Sam Huff ties the #FuturesGame! Down 2 in the bottom of the 7th with a man on, the #Rangers' prospect goes yard to level things up for the American League. Watch live: https://t.co/eys4mNSXZ9 pic.twitter.com/vBuC0mGOxL
— MLB Pipeline (@MLBPipeline) July 8, 2019
But, of course, we really care about how much Huff is going to hit. As I mentioned, the power upside is plus with the potential for 25-homers annually moving forward. However, I question how much average Huff hits for due to his contact skills and atrocious plate discipline. Ultimately, I’m not sure I can project him to hit higher than .240-.250 or so with an OBP hovering around .300. And for that reason, I can’t shoot him too far up these rankings. At least Huff is a fairly athletic catcher and can add a handful of steals annually.
13. Jonathan Ornelas, INF
Jonathan Ornelas is one of the most interesting prospects on this list. Not due to a sexy upside, but more the fact that he doesn’t really have a longterm defensive home at the moment. After spending time at second base, third base, and shortstop in 2018, Ornelas manned all three spots again while also getting some reps in the outfield. It’s not that he’s necessarily bad at any spot, but Ornelas has the athleticism and versatility to play numerous positions which could be highly valuable to the Rangers down the road in a potential super-utility role.
On the offensive side of things, Ornelas doesn’t possess any standout tools, but is solid across the board with 50 or 55-grades on all his offensive tools. He uses a moderate leg kick to time pitches and his quick hands generate plus bat speed from the right side. Strong hips create plenty of torque in Ornelas’ swing, really allowing him to turn on the ball. However, he has been overly pull-happy so far in his professional career. If he can carve out everyday at-bats with the Rangers, Ornelas could post some .270/15/15 type seasons with the upside for a little more power/speed.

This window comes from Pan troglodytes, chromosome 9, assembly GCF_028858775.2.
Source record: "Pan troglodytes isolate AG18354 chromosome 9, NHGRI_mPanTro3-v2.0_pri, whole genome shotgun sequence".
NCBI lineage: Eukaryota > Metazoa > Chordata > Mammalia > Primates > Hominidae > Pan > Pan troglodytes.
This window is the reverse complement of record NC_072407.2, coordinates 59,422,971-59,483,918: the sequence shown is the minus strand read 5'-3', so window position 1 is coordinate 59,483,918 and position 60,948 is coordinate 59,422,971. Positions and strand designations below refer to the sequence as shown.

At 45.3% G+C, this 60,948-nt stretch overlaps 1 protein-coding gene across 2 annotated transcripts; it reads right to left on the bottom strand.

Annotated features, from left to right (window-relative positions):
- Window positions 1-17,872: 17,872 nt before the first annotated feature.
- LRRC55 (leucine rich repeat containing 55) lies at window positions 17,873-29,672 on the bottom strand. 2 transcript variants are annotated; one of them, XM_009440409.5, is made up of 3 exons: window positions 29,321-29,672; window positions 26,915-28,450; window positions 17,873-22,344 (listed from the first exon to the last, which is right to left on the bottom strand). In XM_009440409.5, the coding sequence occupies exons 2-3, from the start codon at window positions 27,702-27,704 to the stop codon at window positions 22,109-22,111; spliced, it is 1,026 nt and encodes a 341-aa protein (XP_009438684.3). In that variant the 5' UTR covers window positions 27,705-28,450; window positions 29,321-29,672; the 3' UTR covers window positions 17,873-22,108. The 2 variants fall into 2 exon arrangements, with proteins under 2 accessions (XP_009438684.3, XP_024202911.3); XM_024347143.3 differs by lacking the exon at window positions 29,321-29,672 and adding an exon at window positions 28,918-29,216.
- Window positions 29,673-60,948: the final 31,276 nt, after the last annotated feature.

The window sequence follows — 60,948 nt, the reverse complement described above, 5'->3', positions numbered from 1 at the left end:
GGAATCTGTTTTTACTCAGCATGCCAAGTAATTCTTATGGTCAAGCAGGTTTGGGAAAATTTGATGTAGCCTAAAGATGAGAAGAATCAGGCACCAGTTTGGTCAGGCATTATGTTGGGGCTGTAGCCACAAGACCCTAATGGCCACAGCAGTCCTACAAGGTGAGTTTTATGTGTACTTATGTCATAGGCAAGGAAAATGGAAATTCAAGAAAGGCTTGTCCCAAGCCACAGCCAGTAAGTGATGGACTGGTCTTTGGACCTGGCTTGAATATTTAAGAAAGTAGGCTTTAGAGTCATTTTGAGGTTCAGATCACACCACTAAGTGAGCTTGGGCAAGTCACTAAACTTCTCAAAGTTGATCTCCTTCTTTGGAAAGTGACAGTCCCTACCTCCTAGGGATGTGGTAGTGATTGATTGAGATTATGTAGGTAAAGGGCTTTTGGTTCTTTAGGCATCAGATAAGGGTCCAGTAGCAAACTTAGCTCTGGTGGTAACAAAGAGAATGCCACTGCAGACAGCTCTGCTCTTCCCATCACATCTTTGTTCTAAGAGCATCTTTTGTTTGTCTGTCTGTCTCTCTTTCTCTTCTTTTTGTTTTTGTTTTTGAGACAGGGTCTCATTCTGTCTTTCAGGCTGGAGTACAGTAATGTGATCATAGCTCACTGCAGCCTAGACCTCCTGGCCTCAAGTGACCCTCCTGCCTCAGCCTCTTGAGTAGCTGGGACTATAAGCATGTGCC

14. Joe Palumbo, RHP
After a strong showing in the upper minors, including six impressive starts in the hitter-friendly PCL, Joe Palumbo’s Major League debut wasn’t quite as rosy. Four starts and three relief outings later and Palumbo’s ERA finished at 9.18, albeit, with a 11.3 K/9. Although Palumbo isn’t the biggest southpaw around at 6’1, the extension he gets in his delivery creates a nice downhill plane on his fastball, which sits in the low to mid-90’s with some riding life.
It’s slow motion szn here’s Joe Palumbo pic.twitter.com/rqknu1yM4M
— Levi Weaver, idk (@ThreeTwoEephus) February 14, 2019
Palumbo’s secondaries consist of an upper-70’s curve and 86-88 mph changeup, with the curve being the better of the two, a plus pitch with good shape to it. The development of Palumbo’s changeup over the last year or two has gone a long way in his recent success and should help him settle into in as a #4 starter for the Rangers. That is, if he can find more consistency with his command. Not bad for a 30th round pick.